By the early 20th century, the Dutch had managed to get the most out of the archipelago, but Diponegoro’s revolutionary tradition never completely disappeared, and remained so until a young age Sukarno I came. Debate was raised with the Japanese invasion of Indonesia during World War II, but their withdrawal led to the declaration of Indonesian independence on August 17, 1945.
However, the Dutch were not willing to surrender so easily. With the support of the United Kingdom, which had entered Indonesia to accept the Japanese surrender, they moved quickly to assert their authority over the country. The resistance was tough, with four stormy years guerrilla warfare. US and UN opposition to the reimposition of colonialism and the growing number of casualties forced the Netherlands to withdraw. Finally, on December 27, 1949, the Indonesian flag finally flew over the Istana Merdeka (Palace of Freedom).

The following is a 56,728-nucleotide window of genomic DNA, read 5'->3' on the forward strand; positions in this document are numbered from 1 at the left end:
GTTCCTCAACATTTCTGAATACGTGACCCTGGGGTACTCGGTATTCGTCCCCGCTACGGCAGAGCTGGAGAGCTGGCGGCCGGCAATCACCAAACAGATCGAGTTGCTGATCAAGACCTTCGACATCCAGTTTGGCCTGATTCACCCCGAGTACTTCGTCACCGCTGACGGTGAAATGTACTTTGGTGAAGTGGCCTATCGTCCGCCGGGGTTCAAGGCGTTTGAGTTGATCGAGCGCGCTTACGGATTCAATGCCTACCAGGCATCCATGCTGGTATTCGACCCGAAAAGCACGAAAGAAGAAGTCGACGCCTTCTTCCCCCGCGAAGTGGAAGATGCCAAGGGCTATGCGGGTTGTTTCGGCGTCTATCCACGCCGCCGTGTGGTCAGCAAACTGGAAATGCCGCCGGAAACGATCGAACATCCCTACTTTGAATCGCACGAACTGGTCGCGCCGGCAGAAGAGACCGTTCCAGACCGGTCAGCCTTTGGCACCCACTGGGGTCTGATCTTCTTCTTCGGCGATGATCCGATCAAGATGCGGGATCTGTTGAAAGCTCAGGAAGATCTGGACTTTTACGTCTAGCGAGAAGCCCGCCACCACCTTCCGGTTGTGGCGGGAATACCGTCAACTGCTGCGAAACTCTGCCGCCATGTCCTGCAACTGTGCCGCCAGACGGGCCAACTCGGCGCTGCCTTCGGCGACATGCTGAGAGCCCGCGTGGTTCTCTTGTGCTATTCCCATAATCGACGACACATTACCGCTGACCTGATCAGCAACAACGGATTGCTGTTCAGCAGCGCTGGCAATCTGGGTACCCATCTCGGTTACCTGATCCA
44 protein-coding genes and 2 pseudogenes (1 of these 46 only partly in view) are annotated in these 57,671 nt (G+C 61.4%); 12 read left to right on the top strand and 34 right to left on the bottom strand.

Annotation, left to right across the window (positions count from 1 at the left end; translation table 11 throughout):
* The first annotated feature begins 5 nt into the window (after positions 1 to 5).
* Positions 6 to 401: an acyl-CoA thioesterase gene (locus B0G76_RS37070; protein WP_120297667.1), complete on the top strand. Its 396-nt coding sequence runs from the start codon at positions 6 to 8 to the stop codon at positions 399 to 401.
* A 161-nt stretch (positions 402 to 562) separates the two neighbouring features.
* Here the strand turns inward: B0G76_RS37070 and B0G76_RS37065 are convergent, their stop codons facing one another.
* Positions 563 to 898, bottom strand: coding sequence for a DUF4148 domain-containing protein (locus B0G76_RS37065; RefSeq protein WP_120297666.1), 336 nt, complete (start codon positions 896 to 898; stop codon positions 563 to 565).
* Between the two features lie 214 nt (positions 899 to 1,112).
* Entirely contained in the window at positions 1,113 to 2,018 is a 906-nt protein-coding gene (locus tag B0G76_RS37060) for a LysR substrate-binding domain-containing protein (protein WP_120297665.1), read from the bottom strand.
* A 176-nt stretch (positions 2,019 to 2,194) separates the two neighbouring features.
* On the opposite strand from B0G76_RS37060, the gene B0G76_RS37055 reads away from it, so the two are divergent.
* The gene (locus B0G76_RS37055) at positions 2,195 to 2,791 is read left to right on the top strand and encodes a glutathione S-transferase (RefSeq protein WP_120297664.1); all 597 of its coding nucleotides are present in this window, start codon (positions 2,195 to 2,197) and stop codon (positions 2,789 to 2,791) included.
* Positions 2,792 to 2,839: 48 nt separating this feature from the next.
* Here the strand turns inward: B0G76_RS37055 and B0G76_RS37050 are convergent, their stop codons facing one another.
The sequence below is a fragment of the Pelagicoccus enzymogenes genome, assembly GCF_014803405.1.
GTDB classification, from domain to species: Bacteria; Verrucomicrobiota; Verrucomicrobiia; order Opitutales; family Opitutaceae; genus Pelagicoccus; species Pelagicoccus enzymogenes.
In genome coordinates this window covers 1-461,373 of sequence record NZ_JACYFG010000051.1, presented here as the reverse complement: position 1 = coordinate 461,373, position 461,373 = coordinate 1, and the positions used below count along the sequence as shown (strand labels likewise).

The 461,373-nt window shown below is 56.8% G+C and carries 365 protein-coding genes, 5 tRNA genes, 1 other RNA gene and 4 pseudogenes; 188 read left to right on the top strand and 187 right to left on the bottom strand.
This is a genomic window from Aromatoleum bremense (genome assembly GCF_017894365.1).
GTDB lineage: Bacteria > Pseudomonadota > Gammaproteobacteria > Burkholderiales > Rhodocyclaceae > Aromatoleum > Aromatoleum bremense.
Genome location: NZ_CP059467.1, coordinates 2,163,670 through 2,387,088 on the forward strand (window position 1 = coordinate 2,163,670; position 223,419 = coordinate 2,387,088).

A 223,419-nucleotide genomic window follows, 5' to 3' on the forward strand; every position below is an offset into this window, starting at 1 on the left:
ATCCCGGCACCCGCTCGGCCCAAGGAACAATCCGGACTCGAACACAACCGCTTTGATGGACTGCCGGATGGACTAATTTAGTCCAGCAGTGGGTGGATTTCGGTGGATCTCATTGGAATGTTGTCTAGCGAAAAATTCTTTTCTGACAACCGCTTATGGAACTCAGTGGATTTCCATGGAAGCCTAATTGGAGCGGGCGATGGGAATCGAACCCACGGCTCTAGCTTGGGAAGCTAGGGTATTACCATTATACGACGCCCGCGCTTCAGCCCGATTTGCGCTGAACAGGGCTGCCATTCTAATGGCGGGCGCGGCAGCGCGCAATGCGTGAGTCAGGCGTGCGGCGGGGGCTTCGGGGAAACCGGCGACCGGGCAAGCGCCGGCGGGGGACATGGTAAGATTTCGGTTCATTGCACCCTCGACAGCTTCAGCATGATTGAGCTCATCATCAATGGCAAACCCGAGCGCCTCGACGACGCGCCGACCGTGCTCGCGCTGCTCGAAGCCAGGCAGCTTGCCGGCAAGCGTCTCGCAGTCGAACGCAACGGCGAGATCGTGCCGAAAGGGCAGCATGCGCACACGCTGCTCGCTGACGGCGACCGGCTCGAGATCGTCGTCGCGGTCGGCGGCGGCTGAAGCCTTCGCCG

The unit in war quickly became a division in peace. Religious fundamentalists, separatists and nationalists were provoking the central government. After nearly a decade of political deadlock and economic depression, Sukarno took the step in 1957 and with military backing declared Guided Democracy (euphemism for dictatorship) and enforced nearly four decades of authoritarianism.
Despite moves towards a one-party state, the Communist Party of Indonesia (Partai Komunis Indonesia, PKI), with three million members, was the largest in the world in 1965 and Sukarno had known the importance of enlisting their support. However, with the PKI’s growing influence over the government, tensions with the military have also increased.
The situation became really critical on the night of September 30, 1965. It was then that some of the members of the palace guard launched a coup attempt. It was immediately crushed by General Suharto, who perhaps unfairly hit the PKI and became the pretext for a cleanup operation launched by the military. It ended with the elimination of half a million Communists and sympathizers.